Backtracking: My article about our recent trip to Tasmania has now been published in mainstream media, so the full story can now be released on the blog…
There was bound to be opposition. The friendly Wilderness Society volunteers we meet at Hobart’s Salamanca Markets don’t like the idea that a few privileged people can fly into remote Tasmanian lakes in a seaplane and ‘spoil things for everybody else’.
It was also inevitable that there would be wariness about Simon Currant’s plan to convert an abandoned hydro-electric pumphouse into comfortable accommodation in the World Heritage-listed Cradle Mountain-Lake St Clair National Park.
My partner and I love our wilderness (disclosure: we’re also Wilderness Society sponsors) though we’re no longer able to undertake the tough treks we used to enjoy enduring, carrying rations, fuel and tents. So we feel only slightly guilty about taking the seaplane ride offered by Tasmanian Air Adventures to stay at Pumphouse Point.
It’s a spectacular 45-minute flight up the Derwent Valley, with views of the city and the Tasman Bridge giving way to rolling farmland past the town of New Norfolk, then the dams of Tasmania’s hydro scheme, with superb vistas as we approach the national park and finally a touchdown in lovely Lake St Clair itself.
As far as we can tell, this is the only seaplane landing for two days and we hear no muttered complaints about noise pollution from those who arrived by road.
‘There’s still an awful lot of wilderness out there,’ says Pumphouse Point proprietor Currant, ‘Isn’t it selfish and elitist to lock up these areas, keeping them only accessible to people able to carry 50kg packs?’
Everyone understands that conservation of wilderness is a key priority, none more so than those who run businesses based on Tasmania’s reputation as a wild destination. It’s in everybody’s interest to look after the pristine parts of the state that bring people here in the first place.
The Pumphouse Point development has been carefully designed to foster respect for the environment. Constructed in the 1940s, it consists of two basic blockhouses connected by 150metres of concrete jetty sticking out into lovely Lake St Clair. I’m sure some regarded it as a blot on the landscape, particularly since it was seldom if ever required to do any pumping.
Its recent makeover was completed in January 2015. From the industrial chic of our eyrie in the lake, we’re able to watch through enormous bay windows as the weather sweeps in – squalls, and yes, even snow – protected by the double glazing and warmed by the wood stove in the lounge room. We love it.
The fixed menu dinner in the Lakehouse is casual and communal, a plus in our book. We’re soon chatting to our fellow guests over bottles of fine Tasmanian wine.
When the blue breaks through above next day, we venture out to play. There are mountain bikes, rowing boats and fishing tackle at our disposal, but we take the track most travelled – the walking option.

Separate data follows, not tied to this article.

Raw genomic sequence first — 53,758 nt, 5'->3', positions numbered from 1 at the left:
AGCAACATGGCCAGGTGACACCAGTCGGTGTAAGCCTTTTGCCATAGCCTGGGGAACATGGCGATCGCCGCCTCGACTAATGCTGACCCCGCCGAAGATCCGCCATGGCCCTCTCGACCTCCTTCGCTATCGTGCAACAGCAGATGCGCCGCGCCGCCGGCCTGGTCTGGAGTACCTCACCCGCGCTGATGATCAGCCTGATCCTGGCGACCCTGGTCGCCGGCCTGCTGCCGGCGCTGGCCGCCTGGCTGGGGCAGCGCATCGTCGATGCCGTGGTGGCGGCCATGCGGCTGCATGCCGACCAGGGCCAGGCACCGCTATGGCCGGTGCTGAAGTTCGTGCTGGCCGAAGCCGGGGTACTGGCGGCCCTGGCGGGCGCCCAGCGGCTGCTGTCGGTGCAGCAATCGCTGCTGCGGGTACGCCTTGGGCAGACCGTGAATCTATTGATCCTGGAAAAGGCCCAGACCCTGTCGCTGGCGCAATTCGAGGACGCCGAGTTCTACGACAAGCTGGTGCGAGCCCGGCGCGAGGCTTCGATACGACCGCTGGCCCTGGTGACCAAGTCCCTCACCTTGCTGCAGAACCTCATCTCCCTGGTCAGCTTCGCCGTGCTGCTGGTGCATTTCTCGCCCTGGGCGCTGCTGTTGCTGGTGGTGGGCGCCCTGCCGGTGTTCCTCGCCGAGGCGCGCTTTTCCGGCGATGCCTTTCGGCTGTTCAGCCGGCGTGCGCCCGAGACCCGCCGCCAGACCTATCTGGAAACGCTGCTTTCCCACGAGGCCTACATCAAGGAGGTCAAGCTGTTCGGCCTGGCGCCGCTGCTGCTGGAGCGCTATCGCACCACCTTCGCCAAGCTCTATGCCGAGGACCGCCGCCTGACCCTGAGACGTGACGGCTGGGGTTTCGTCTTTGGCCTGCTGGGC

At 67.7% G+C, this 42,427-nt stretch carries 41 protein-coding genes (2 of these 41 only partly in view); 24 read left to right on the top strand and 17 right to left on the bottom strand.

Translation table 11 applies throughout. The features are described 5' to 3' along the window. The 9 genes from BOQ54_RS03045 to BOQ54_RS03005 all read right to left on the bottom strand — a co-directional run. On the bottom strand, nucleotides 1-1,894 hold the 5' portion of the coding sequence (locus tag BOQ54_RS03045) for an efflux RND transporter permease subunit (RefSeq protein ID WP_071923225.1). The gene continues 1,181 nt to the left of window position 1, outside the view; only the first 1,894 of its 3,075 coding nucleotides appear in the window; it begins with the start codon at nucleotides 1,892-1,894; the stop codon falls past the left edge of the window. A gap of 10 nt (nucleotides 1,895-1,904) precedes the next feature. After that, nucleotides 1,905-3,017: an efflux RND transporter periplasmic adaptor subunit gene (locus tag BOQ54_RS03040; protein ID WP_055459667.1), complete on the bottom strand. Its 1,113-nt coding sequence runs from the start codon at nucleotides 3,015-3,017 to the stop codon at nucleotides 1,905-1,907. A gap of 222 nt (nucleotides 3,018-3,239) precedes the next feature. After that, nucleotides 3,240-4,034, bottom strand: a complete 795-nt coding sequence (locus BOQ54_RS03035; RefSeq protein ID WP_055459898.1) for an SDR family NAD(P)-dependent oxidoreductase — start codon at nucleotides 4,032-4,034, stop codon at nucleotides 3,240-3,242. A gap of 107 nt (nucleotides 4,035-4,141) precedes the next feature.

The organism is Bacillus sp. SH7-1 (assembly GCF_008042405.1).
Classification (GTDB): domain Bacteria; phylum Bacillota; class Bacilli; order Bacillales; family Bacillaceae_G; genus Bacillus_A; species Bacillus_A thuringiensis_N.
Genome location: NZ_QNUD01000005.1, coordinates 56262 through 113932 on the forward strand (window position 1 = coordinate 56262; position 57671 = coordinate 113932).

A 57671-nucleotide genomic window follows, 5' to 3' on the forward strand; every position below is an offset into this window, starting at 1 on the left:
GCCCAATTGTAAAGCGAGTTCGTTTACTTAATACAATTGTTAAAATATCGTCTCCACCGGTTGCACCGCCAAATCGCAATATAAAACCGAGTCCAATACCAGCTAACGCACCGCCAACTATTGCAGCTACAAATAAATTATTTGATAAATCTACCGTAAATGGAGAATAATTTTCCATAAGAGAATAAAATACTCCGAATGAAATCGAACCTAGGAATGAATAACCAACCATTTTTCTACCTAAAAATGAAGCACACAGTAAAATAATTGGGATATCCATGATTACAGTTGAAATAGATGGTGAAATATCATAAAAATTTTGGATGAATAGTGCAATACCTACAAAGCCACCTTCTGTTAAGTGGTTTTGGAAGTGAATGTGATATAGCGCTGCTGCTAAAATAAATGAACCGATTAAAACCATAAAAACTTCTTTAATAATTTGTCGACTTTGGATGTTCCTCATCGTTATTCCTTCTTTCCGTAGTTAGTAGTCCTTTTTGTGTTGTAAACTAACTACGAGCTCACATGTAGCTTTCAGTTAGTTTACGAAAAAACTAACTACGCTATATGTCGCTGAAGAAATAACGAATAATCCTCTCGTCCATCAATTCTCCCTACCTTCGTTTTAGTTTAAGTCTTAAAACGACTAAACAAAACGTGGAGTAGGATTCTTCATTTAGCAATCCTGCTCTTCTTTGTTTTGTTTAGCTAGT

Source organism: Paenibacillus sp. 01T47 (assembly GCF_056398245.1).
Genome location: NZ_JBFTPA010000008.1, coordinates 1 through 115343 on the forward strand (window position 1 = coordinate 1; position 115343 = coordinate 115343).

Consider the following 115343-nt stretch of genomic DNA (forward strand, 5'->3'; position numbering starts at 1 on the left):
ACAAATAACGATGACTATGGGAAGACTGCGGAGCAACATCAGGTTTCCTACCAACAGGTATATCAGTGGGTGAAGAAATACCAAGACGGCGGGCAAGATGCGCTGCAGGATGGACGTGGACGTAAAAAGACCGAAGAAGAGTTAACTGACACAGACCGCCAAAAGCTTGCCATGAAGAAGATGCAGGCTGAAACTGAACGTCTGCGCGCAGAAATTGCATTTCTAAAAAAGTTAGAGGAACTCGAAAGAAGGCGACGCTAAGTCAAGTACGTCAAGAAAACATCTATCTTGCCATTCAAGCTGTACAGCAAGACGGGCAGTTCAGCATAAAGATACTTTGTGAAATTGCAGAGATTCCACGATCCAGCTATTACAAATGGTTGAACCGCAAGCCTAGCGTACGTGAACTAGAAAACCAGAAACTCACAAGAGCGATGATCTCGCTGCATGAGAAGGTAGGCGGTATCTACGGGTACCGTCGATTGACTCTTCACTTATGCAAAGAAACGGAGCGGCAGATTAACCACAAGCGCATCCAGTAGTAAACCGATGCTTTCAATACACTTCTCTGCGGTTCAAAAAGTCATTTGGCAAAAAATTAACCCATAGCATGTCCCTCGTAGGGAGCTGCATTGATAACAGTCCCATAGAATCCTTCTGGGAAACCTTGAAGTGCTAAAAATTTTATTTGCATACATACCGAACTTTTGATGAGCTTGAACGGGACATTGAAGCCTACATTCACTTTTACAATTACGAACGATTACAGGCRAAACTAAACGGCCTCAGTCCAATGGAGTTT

At the nearby Lake St Clair Lodge and Visitors Centre we can choose from a gruelling all-day trek up Mount Rufus or gentler lakeside strolls. Walkers are likely to see many birds, probably pademelons and possums and possibly even a platypus.
We loop a few gentle kilometres out to the falls of Watersmeet, around to Platypus Bay (nope, no luck spotting them this time) and back along the Larmairremener Tabelti Aboriginal cultural walk. The tracks are wide and well maintained, which for hardcore hikers may detract from the wilderness experience. But the boardwalks protect swampy sections from the many pairs of feet that would otherwise slosh through them, with consequent damage to the undergrowth.
The balance between comfort and conservation seems about right. Despite the popularity of Lake St Clair, it doesn’t feel crowded. We’d hate to see it developed so that seaplanes or helicopters constantly clattered overhead, while jet-skis zoomed around the lake, but there seems little chance of that happening. Quiet appreciation of natural beauty is the thing to do here. Long may it remain so.
As the rain returns, some of the 8000 people per year who hike the famous Overland Track gratefully drop their backpacks and pile into the Lodge to binge on pizzas before pitching soggy tents in the campground. A few may just treat themselves to a night of luxury at Pumphouse Point.
As Simon Currant puts it, ‘The more people who see these places, the more people will appreciate them and the more voters will lobby their politicians to preserve them.’
We certainly lend our support to that cause. Tasmania’s wild heritage deserves all the protection it can get.
What do you think? Is luxury wilderness travel cheating?
Getting there: Lake St Clair is about a 2½ hour drive from Hobart. For quotes on Tasmanian Air Adventures seaplane trip, see tasmanianairadventures.com.au.
Staying there: Pumphouse Point double rooms begin at $240 a night. See pumphousepoint.com.au
Further information: Entry to the Lake St Clair National Park costs $12 per person per day, or $24 per vehicle.
The writer was the guest of Tourism Tasmania and Pumphouse Point.
First published: Fairfax Media 22/4/2015
5 responses to “PRESERVING THE POINT – Lake St Clair”
I guess it’s all about achieving a balance. We’ve stayed at Lake St Clair in youth hostel bunks. It was so cold and windy that I doubt if you would have heard a jumbo jet.
I’ve slogged down the Overland track and pitched a wet tent too. This was better.
This looks wonderful…my kind of wilderness. We are sitting in our own wilderness right now at Casa Debbio. It is raining and the village below is hidden by cloud.
That sounds pretty good to me too, Debra.
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